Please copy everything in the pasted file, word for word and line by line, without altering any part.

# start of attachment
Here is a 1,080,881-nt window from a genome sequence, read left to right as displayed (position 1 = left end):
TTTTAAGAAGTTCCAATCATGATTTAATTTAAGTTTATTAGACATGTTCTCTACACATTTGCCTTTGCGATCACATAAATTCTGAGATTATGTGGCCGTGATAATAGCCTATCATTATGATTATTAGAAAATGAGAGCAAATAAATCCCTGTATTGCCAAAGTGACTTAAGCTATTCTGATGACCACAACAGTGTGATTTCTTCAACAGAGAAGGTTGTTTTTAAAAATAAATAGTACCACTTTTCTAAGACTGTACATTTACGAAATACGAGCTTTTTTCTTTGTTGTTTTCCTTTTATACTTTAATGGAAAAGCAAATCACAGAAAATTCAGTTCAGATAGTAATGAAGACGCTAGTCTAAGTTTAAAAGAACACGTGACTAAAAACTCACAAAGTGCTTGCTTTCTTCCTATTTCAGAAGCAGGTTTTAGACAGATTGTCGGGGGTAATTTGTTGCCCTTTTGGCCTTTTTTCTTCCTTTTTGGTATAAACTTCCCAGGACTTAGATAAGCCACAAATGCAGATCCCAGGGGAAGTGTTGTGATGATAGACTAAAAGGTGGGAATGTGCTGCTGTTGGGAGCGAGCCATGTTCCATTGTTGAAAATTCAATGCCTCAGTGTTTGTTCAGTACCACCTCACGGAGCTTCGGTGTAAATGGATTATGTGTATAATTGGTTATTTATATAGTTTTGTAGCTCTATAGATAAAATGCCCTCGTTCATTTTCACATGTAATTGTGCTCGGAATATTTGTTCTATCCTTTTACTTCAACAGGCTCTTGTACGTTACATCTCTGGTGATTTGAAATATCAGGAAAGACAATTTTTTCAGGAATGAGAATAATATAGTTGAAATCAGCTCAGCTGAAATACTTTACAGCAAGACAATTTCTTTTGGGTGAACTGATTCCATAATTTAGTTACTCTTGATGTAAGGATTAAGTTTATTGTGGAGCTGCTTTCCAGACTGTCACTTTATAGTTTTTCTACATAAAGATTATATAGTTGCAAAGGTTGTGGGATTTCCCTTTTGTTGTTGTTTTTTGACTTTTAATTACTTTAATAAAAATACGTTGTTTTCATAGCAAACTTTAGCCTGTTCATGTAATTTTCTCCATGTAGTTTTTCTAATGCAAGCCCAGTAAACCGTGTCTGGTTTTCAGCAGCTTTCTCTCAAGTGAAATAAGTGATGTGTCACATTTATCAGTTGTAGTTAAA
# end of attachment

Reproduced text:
Here is a 1,080,881-nt window from a genome sequence, read left to right as displayed (position 1 = left end):
TTTTAAGAAGTTCCAATCATGATTTAATTTAAGTTTATTAGACATGTTCTCTACACATTTGCCTTTGCGATCACATAAATTCTGAGATTATGTGGCCGTGATAATAGCCTATCATTATGATTATTAGAAAATGAGAGCAAATAAATCCCTGTATTGCCAAAGTGACTTAAGCTATTCTGATGACCACAACAGTGTGATTTCTTCAACAGAGAAGGTTGTTTTTAAAAATAAATAGTACCACTTTTCTAAGACTGTACATTTACGAAATACGAGCTTTTTTCTTTGTTGTTTTCCTTTTATACTTTAATGGAAAAGCAAATCACAGAAAATTCAGTTCAGATAGTAATGAAGACGCTAGTCTAAGTTTAAAAGAACACGTGACTAAAAACTCACAAAGTGCTTGCTTTCTTCCTATTTCAGAAGCAGGTTTTAGACAGATTGTCGGGGGTAATTTGTTGCCCTTTTGGCCTTTTTTCTTCCTTTTTGGTATAAACTTCCCAGGACTTAGATAAGCCACAAATGCAGATCCCAGGGGAAGTGTTGTGATGATAGACTAAAAGGTGGGAATGTGCTGCTGTTGGGAGCGAGCCATGTTCCATTGTTGAAAATTCAATGCCTCAGTGTTTGTTCAGTACCACCTCACGGAGCTTCGGTGTAAATGGATTATGTGTATAATTGGTTATTTATATAGTTTTGTAGCTCTATAGATAAAATGCCCTCGTTCATTTTCACATGTAATTGTGCTCGGAATATTTGTTCTATCCTTTTACTTCAACAGGCTCTTGTACGTTACATCTCTGGTGATTTGAAATATCAGGAAAGACAATTTTTTCAGGAATGAGAATAATATAGTTGAAATCAGCTCAGCTGAAATACTTTACAGCAAGACAATTTCTTTTGGGTGAACTGATTCCATAATTTAGTTACTCTTGATGTAAGGATTAAGTTTATTGTGGAGCTGCTTTCCAGACTGTCACTTTATAGTTTTTCTACATAAAGATTATATAGTTGCAAAGGTTGTGGGATTTCCCTTTTGTTGTTGTTTTTTGACTTTTAATTACTTTAATAAAAATACGTTGTTTTCATAGCAAACTTTAGCCTGTTCATGTAATTTTCTCCATGTAGTTTTTCTAATGCAAGCCCAGTAAACCGTGTCTGGTTTTCAGCAGCTTTCTCTCAAGTGAAATAAGTGATGTGTCACATTTATCAGTTGTAGTTAAA